Charles Schwab won headlines Friday with its promise to cut annual investment fees on its line of market-tracking exchange-traded funds. But investors hoping to score a deal still need to do the math.
The online brokerage, which began offering its own ETFs in late 2009, has always used price as a selling point. The company now plans to slash fees to levels not previously seen. For instance, the annual levy on the $890 million Schwab U.S. Large-Cap ETF (SCHX), will be cut to just $4 a year per $10,000 invested, from $8. The new rate is less than half the $10 a year charged by the widely followed $118 billion SPDR (SPY), which tracks the same slice of the stock market. ”We want to offer investors the lowest-cost solution,” says Schwab’s Managing Director of ETFs Eric Pollackov. “It’s the one thing we can contol.”
Cut-throat competition is supposed to be good for consumers, but the battle between Apple and Google over maps apps shows that’s not always the case.
On the iPhone 5, which went on sale Friday, the popular Google Maps app was replaced with Apple’s own maps software. The change was widely panned by consumers, who complain that Apple stuck them with inferior software in an effort to hurt one of its biggest competitors. Apple conceded Friday that the new map software is still a work in progress, and said it will get better with time.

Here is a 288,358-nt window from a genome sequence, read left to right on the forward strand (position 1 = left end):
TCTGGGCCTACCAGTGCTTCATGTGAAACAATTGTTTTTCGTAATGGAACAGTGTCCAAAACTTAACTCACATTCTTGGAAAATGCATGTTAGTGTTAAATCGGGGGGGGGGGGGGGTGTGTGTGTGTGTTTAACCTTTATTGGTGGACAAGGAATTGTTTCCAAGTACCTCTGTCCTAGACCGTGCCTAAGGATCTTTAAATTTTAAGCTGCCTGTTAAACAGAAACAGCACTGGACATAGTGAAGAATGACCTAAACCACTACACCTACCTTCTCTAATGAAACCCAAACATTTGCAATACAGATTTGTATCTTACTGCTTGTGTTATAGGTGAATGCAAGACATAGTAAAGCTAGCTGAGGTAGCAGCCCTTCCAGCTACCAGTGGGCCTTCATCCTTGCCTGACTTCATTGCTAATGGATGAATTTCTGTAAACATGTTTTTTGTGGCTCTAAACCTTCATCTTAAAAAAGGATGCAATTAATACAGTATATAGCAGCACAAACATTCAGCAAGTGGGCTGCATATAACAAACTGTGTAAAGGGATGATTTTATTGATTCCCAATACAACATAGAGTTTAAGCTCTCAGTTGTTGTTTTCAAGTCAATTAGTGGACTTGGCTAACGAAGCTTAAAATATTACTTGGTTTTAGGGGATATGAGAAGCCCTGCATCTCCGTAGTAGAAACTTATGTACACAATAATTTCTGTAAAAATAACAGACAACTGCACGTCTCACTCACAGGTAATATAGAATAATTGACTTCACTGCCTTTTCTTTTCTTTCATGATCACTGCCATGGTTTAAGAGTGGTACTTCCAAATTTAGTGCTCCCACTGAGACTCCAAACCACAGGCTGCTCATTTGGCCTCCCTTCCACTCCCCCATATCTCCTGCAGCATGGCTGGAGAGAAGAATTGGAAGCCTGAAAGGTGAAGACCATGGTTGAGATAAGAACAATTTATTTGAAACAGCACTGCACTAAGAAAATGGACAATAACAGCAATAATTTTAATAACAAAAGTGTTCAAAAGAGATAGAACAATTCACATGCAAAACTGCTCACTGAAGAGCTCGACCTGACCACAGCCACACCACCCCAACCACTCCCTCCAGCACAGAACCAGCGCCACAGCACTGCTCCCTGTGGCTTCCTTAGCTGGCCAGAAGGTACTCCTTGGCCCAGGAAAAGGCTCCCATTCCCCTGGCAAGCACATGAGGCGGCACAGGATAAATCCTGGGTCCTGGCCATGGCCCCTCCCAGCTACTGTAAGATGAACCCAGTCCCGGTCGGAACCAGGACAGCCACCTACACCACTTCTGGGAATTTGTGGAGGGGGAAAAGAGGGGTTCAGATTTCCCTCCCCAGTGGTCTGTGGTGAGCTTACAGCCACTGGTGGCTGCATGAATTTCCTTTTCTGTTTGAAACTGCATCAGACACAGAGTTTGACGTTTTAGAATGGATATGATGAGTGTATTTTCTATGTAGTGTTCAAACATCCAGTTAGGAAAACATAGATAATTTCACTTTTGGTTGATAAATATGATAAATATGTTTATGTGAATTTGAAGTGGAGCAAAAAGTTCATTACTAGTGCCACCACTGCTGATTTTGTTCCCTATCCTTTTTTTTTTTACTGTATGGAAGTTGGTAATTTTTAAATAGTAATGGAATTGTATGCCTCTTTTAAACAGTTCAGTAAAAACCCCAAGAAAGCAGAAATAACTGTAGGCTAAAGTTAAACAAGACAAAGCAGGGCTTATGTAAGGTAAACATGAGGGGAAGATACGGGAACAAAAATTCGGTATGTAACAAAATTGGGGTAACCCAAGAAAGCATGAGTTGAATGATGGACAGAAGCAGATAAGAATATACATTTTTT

A housing recovery may be underway, but there’s an obstacle that appears to be slowing down the rebound: the unusually high number of buyers who walk away from their contracts.
An average of nearly 18% of signed contracts on existing home sales were canceled during the three months ending July, according to data released this month by Capital Economics, an independent research firm. That’s the highest all year and the most since May 2010, when that figure reached 23%; in the five years before the housing slump started, the average never went higher than 10%. Separately, 36% of realtors are reporting some kind of problem with a contract, including cancelations, delays and renegotiations of the sales terms, according to August data by the National Association of Realtors. That’s up from 30% earlier this year.
Big online banks are bucking a trend and raising the rates they pay to savers. The question for consumers is whether it’s worth chasing higher yields from bank to bank.
Last month, Sallie Mae Bank, a subsidiary of Sallie Mae Inc., increased the annual yield on its money market account to 1% — the second increase since July, when the yield was 0.85%. Ally Bank raised its savings and money market account yields twice over the same period, from 0.84% to 0.95%. In August, American Express Bank’s savings account yield rose to 0.90%; in May, it was 0.75%.
Investors who are contemplating the iPhone sales surge that will kick off this month as the new model goes on sale might feel compelled to buy Apple (AAPL) stock.
They could do worse; it sells for 16 times projected earnings for Apple’s fiscal year ending this month, versus 14 times for the broad market. But with some slight math contortions — using next year’s higher, projected earnings and subtracting the company’s cash and investments from its stock price — the valuation drops to 11 times earnings.